What is a Licensed Practical Nurse?

A licensed practical nurse (LPN) is someone who works under the supervision of doctors and registered nurses to perform basic health care and assistance for patients that are sick and injured. In states where a wide scope of practice is allowed, a licensed practical nurse can perform most of the same skills as a registered nurse. In states where a narrower scope of practice is in place, these nurses are quite limited in their duties.

What does a Licensed Practical Nurse do?

A licensed practical nurse works under the supervision of doctors and registered nurses to perform basic health care and assistance for patients that are sick and injured.

Every state has its own regulations regarding the duties of a licensed practical nurse, therefore the exact job description will depend on the state in which the nurse is employed. In all states however, licensed practical nurses perform these common nursing duties:

  • administering oral and intravenous medications
  • collecting data on patients
  • charting and documentation
  • taking the patient’s vital signs
  • caring for wounds and dressing wounds
  • collecting specimens such as blood, urine, sputum, etc
  • inserting and caring for urinary catheters
  • caring for patients with tracheostomy tubes and ventilators
  • monitoring for changes in condition
  • finger stick blood sugar testing
  • inserting and caring for patients that need nasogastric tubes
  • giving feedings through a nasogastric or gastrostomy tube
  • ostomy site care and maintenance
  • monitoring patients for a change in clinical condition and reactions to medications
  • calling the physician if needed
  • performing CPR in emergencies
  • assisting patients with personal hygiene
  • teaching families to care for sick or injured relatives

A Licensed Practical Nurse can practice in these areas:

Pediatrics - specializing in nursing care for patients ages newborn to eighteen years
Burn Unit - specializing in dressing changes, pain management, and monitoring for sepsis
Trauma ICU - caring for patients after an accident of some type (car, motorcycle, building collapse etc.)
Cardiac ICU - caring for patients after heart surgery
Neuro ICU - caring for patients after brain surgery or severe head injury
Labor and Delivery - caring for pregnant women just prior to delivery of a baby, during the delivery, after delivery, and care of the newborn
Neonatal - caring for sick newborns and premature infants just after delivery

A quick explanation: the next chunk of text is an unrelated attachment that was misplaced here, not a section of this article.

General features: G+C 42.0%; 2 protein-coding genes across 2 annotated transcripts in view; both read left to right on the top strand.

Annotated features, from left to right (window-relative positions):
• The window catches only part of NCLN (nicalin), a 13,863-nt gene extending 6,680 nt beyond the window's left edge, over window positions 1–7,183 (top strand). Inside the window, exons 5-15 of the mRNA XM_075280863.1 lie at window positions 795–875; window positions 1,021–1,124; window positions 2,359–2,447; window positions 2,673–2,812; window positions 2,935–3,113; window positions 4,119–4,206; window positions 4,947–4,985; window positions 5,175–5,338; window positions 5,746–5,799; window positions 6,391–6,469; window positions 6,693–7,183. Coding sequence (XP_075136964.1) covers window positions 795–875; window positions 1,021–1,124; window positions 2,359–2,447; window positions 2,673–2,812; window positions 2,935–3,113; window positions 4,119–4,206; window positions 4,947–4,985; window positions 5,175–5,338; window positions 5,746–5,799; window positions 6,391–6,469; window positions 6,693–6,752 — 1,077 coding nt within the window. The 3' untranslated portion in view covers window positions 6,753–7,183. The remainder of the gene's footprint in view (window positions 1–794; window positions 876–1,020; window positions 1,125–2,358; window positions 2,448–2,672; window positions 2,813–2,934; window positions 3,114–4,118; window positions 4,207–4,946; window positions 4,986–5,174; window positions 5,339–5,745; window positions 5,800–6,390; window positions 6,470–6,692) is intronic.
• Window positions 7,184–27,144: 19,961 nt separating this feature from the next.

Oncology - administering chemotherapy, helping to treat pain and nausea, and assisting with procedures
Emergency Room - caring for patients that are suddenly unstable from an illness or just after an accident
Rehabilitation - working with physical, occupational, and speech therapists to help the patient gain back skills that were lost due to illness or injury
Gerontology - specializing in gerontology care for the unique needs of elderly patients

Are you suited to be a licensed practical nurse?

Licensed practical nurses have distinct personalities. They tend to be social individuals, which means they’re kind, generous, cooperative, patient, caring, helpful, empathetic, tactful, and friendly. They excel at socializing, helping others, and teaching. Some of them are also investigative, meaning they’re intellectual, introspective, and inquisitive.

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What is the workplace of a Licensed Practical Nurse like?

Licensed practical nurses can work in places like hospitals, rehabilitation facilities, and long-term care facilities, where they may supervise nursing assistants and orderlies. They may work as in-home care licensed practical nurses and travel to several homes a day. Other places they can work include outpatient care facilities, psychiatric centres, medical offices or urgent care clinics, nursing homes, schools, and government agencies. While most have a regular schedule, some positions require night or weekend shifts.

Licensed Practical Nurses are also known as:
LPN Licensed Vocational Nurse